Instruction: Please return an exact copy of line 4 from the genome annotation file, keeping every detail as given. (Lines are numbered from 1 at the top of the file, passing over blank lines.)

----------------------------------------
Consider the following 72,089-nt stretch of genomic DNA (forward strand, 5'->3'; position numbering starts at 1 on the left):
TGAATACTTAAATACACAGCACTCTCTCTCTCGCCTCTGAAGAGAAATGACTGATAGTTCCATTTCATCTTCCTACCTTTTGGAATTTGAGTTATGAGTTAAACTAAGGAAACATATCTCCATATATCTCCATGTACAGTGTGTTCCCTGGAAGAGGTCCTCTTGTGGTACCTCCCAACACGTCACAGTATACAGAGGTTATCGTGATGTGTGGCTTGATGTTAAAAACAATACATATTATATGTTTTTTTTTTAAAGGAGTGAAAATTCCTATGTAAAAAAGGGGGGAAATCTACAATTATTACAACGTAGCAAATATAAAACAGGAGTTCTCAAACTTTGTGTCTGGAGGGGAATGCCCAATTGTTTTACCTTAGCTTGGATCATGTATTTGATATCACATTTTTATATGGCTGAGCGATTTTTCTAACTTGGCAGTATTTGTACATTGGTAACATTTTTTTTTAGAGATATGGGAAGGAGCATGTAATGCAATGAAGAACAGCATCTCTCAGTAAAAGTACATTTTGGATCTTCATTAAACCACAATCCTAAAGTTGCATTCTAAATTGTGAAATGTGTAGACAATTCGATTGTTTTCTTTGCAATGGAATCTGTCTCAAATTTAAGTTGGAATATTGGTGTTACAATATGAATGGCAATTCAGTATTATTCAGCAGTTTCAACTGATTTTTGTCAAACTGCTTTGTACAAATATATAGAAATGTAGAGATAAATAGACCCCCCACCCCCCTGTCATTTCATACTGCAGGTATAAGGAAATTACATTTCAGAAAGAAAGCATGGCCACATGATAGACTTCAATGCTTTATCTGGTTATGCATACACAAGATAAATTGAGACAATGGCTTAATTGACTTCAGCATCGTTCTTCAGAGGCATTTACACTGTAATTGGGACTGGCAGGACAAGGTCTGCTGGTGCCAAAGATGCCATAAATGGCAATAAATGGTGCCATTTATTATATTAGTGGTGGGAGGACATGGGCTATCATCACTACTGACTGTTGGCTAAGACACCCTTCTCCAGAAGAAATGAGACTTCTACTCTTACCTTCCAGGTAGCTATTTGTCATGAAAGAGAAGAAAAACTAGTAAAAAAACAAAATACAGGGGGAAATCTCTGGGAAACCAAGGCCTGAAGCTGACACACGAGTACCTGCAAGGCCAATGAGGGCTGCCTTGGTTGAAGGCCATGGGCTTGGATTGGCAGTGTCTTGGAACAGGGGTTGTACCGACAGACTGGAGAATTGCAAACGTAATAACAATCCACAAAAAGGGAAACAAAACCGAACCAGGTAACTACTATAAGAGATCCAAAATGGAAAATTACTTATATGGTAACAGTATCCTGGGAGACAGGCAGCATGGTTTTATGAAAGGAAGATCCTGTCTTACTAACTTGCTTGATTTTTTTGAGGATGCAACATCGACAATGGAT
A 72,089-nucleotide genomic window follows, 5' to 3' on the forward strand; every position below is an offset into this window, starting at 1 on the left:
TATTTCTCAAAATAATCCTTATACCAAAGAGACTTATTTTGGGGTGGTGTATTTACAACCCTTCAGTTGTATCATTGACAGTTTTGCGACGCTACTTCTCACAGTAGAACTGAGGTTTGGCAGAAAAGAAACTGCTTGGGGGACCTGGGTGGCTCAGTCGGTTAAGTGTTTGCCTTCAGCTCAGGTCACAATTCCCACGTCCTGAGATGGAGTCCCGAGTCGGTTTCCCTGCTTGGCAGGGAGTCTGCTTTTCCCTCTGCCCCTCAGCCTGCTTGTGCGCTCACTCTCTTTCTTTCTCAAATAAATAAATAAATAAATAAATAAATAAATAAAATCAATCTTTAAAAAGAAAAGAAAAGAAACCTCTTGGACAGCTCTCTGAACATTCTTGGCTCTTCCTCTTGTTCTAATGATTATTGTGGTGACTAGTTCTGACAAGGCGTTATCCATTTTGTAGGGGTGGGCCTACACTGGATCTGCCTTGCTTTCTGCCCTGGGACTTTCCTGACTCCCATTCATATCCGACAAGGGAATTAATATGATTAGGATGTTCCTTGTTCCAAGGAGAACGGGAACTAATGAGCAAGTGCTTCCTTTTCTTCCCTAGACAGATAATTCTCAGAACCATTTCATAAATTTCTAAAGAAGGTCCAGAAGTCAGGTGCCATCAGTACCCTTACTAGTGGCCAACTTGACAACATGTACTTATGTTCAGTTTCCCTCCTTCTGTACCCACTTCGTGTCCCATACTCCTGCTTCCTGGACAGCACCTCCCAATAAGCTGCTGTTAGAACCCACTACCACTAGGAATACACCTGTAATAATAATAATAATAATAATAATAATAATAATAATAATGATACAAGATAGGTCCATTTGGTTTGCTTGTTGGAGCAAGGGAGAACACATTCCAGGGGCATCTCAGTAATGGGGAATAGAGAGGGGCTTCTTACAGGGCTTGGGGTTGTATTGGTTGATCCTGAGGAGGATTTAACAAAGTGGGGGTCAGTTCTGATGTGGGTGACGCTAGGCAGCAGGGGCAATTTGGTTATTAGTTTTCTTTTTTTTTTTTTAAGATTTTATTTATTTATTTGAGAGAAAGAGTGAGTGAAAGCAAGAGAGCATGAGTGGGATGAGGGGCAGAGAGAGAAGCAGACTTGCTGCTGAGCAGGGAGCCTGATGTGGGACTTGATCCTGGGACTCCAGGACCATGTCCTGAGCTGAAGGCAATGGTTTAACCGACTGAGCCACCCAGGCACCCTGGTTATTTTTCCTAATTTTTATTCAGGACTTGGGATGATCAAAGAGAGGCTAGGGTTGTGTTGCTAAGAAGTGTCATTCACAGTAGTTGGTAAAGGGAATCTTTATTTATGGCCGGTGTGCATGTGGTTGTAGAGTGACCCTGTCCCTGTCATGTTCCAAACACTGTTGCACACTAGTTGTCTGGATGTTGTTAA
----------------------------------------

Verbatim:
TATTTCTCAAAATAATCCTTATACCAAAGAGACTTATTTTGGGGTGGTGTATTTACAACCCTTCAGTTGTATCATTGACAGTTTTGCGACGCTACTTCTCACAGTAGAACTGAGGTTTGGCAGAAAAGAAACTGCTTGGGGGACCTGGGTGGCTCAGTCGGTTAAGTGTTTGCCTTCAGCTCAGGTCACAATTCCCACGTCCTGAGATGGAGTCCCGAGTCGGTTTCCCTGCTTGGCAGGGAGTCTGCTTTTCCCTCTGCCCCTCAGCCTGCTTGTGCGCTCACTCTCTTTCTTTCTCAAATAAATAAATAAATAAATAAATAAATAAATAAAATCAATCTTTAAAAAGAAAAGAAAAGAAACCTCTTGGACAGCTCTCTGAACATTCTTGGCTCTTCCTCTTGTTCTAATGATTATTGTGGTGACTAGTTCTGACAAGGCGTTATCCATTTTGTAGGGGTGGGCCTACACTGGATCTGCCTTGCTTTCTGCCCTGGGACTTTCCTGACTCCCATTCATATCCGACAAGGGAATTAATATGATTAGGATGTTCCTTGTTCCAAGGAGAACGGGAACTAATGAGCAAGTGCTTCCTTTTCTTCCCTAGACAGATAATTCTCAGAACCATTTCATAAATTTCTAAAGAAGGTCCAGAAGTCAGGTGCCATCAGTACCCTTACTAGTGGCCAACTTGACAACATGTACTTATGTTCAGTTTCCCTCCTTCTGTACCCACTTCGTGTCCCATACTCCTGCTTCCTGGACAGCACCTCCCAATAAGCTGCTGTTAGAACCCACTACCACTAGGAATACACCTGTAATAATAATAATAATAATAATAATAATAATAATAATAATGATACAAGATAGGTCCATTTGGTTTGCTTGTTGGAGCAAGGGAGAACACATTCCAGGGGCATCTCAGTAATGGGGAATAGAGAGGGGCTTCTTACAGGGCTTGGGGTTGTATTGGTTGATCCTGAGGAGGATTTAACAAAGTGGGGGTCAGTTCTGATGTGGGTGACGCTAGGCAGCAGGGGCAATTTGGTTATTAGTTTTCTTTTTTTTTTTTTAAGATTTTATTTATTTATTTGAGAGAAAGAGTGAGTGAAAGCAAGAGAGCATGAGTGGGATGAGGGGCAGAGAGAGAAGCAGACTTGCTGCTGAGCAGGGAGCCTGATGTGGGACTTGATCCTGGGACTCCAGGACCATGTCCTGAGCTGAAGGCAATGGTTTAACCGACTGAGCCACCCAGGCACCCTGGTTATTTTTCCTAATTTTTATTCAGGACTTGGGATGATCAAAGAGAGGCTAGGGTTGTGTTGCTAAGAAGTGTCATTCACAGTAGTTGGTAAAGGGAATCTTTATTTATGGCCGGTGTGCATGTGGTTGTAGAGTGACCCTGTCCCTGTCATGTTCCAAACACTGTTGCACACTAGTTGTCTGGATGTTGTTAA